WinCC 7: Disable Global Color Scheme & Global Shadow

WinCC 7: Disable Global Color Scheme & Global Shadow

Have you ever been trying to change the color properties (ex. background color) of an object in WinCC 7, and it just won’t budge? Are you already familiar with the global color scheme property and constantly find yourself turning it off? Are you looking for a better way to customize objects during development without having to change this property all the time?

Well then, I have a solution for you!

The Good Solution

Sure, you can disable global color scheme (and while we’re at it, global shadow) on each object by selecting that object on the screen, selecting “Effects” under the Properties tab, and changing the global color scheme and global shadow to “No.” Now, you can change the properties of that object all you want.

Global color scheme in porta

The Better Solution

Now, if you’re doing any serious development and adding many items to screens, then this individualized property changing gets old pretty quickly. Well, luckily, you can create default properties for items before they are placed on the screen. Select the object you’re going to put on the screen in the item navigator pane. Then, before you place the item, go to “Effects” again, and disable the global color scheme and global shadow.

Now, you can place as many circles as you like without having to change those properties each time.

the better way to disable

This change persists after you close the project and restart your computer, so the project default settings will be there for you the next time you’re ready to continue development.

The Best Solution

The above step is nice and easy, but it suffers from some drawbacks. First, you have to do this for every object type that you’ll be adding (circles, rectangles, I/O Fields, etc.). Second, this setting only applies to the project you’re working on.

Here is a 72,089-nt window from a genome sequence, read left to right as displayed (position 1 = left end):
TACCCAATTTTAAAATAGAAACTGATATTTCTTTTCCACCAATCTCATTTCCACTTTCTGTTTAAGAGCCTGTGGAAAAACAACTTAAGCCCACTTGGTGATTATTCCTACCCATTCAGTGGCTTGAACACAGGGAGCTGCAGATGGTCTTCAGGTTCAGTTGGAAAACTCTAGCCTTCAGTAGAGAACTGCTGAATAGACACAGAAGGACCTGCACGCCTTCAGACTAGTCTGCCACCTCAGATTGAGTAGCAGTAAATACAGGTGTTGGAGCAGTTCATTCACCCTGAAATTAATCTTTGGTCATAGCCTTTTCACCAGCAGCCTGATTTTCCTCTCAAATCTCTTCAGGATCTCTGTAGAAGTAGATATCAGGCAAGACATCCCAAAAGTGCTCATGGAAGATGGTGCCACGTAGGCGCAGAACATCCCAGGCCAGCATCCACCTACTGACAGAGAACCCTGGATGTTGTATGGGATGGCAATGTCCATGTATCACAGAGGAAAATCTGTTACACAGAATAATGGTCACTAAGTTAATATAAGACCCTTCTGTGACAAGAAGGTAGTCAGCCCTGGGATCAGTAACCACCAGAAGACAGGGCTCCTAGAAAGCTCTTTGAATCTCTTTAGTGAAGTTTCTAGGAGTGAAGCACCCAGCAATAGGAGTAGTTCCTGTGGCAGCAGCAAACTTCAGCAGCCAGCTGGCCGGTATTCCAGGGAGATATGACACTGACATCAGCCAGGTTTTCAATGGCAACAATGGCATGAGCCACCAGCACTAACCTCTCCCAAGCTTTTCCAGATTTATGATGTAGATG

So, if you have several projects that you are working on – say if you’re a developer or you have one engineering station for multiple or distributed projects in your plant – then you would need to do this every time you open a different project. If you are ready to be rid of the global color scheme for all projects on your computer, let me introduce you to VBA in WinCC 7.

VBA can be used within WinCC 7 for automatic configuration of the Graphics Designer (create and edit pictures, objects, menus, and dynamics) and other editors (Tag Management, Alarm Logging, etc.). By modifying the Global Template, we can perform a check when an object is created, or a picture is opened to disable the global color scheme and shadow properties.

To open the VBA editor, open Graphics Designer. Then under Tools > Macros, select Visual Basic Editor (or hit Alt + F11).

macros in graphics designer

Once the Visual Basic Editor opens, we will select the Global Template to make our modifications.

VBA editor

To disable the global color scheme and global shadow for objects, add the following code to the Global Template.

Private Sub Document_HMIObjectAdded(ByVal ThisObject As IHMIObject, CancelForwarding As Boolean)

'Any error we recieve will be simply that a device (ex. faceplate) doesn't have these parameters,
'so resume code on an error
On Error Resume Next
ThisObject.GlobalColorScheme.value = False 'Disable global color scheme
ThisObject.GlobalShadow.value = False 'Disable global shadow

End Sub

To disable the global color scheme for pictures, add the following code to the Global Template.

Private Sub Document_Activated(CancelForwarding As Boolean)

'The faceplate editor does not support global color scheme,
'so disregard errors from this
On Error Resume Next
Application.ActiveDocument.GlobalColorScheme.value = False 'Disable global color scheme

End Sub

Save the Global Template, and you are all finished! You can now open/add pictures and add objects to those pictures to test out your additions.

full code in vba

Note: if you only want to make these changes on the project level rather than for your computer, you can add the above code to the Project Template file instead.

From the WinCC 7 Manual: (Working with WinCC/VBA for Automated Configuration/Introduction: Using VBA in WinCC/Organizing VBA Code in a WinCC Project)

manual in wincc instructions

You can reference the help files for more details about what you can do with VBA in WinCC 7.

Learn more about DMC's WinCC Expertise and contact us today to get started on your next project!


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